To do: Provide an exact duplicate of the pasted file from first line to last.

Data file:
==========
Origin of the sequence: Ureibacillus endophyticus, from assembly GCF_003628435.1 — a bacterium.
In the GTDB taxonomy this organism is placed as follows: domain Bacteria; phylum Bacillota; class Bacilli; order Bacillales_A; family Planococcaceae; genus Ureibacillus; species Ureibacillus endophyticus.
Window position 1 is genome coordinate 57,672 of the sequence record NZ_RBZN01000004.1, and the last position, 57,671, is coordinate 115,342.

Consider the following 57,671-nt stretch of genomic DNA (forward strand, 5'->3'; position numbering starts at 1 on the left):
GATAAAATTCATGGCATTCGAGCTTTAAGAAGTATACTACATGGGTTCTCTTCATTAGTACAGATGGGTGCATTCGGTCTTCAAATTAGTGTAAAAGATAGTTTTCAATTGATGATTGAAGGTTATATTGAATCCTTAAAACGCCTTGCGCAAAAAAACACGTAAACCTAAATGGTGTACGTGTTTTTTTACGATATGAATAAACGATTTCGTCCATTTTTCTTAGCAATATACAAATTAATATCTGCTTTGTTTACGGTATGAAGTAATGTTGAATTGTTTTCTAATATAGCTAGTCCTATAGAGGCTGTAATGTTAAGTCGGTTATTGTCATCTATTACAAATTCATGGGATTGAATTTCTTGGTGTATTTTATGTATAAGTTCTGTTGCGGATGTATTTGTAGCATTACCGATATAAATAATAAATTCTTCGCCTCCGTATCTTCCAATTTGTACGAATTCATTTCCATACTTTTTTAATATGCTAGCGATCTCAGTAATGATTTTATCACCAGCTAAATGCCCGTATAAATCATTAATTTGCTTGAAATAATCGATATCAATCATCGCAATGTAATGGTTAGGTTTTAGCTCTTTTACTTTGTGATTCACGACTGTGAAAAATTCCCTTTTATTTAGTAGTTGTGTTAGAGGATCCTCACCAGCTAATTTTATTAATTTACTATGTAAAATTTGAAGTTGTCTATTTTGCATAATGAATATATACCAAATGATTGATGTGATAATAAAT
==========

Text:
Origin of the sequence: Ureibacillus endophyticus, from assembly GCF_003628435.1 — a bacterium.
In the GTDB taxonomy this organism is placed as follows: domain Bacteria; phylum Bacillota; class Bacilli; order Bacillales_A; family Planococcaceae; genus Ureibacillus; species Ureibacillus endophyticus.
Window position 1 is genome coordinate 57,672 of the sequence record NZ_RBZN01000004.1, and the last position, 57,671, is coordinate 115,342.

Consider the following 57,671-nt stretch of genomic DNA (forward strand, 5'->3'; position numbering starts at 1 on the left):
GATAAAATTCATGGCATTCGAGCTTTAAGAAGTATACTACATGGGTTCTCTTCATTAGTACAGATGGGTGCATTCGGTCTTCAAATTAGTGTAAAAGATAGTTTTCAATTGATGATTGAAGGTTATATTGAATCCTTAAAACGCCTTGCGCAAAAAAACACGTAAACCTAAATGGTGTACGTGTTTTTTTACGATATGAATAAACGATTTCGTCCATTTTTCTTAGCAATATACAAATTAATATCTGCTTTGTTTACGGTATGAAGTAATGTTGAATTGTTTTCTAATATAGCTAGTCCTATAGAGGCTGTAATGTTAAGTCGGTTATTGTCATCTATTACAAATTCATGGGATTGAATTTCTTGGTGTATTTTATGTATAAGTTCTGTTGCGGATGTATTTGTAGCATTACCGATATAAATAATAAATTCTTCGCCTCCGTATCTTCCAATTTGTACGAATTCATTTCCATACTTTTTTAATATGCTAGCGATCTCAGTAATGATTTTATCACCAGCTAAATGCCCGTATAAATCATTAATTTGCTTGAAATAATCGATATCAATCATCGCAATGTAATGGTTAGGTTTTAGCTCTTTTACTTTGTGATTCACGACTGTGAAAAATTCCCTTTTATTTAGTAGTTGTGTTAGAGGATCCTCACCAGCTAATTTTATTAATTTACTATGTAAAATTTGAAGTTGTCTATTTTGCATAATGAATATATACCAAATGATTGATGTGATAATAAAT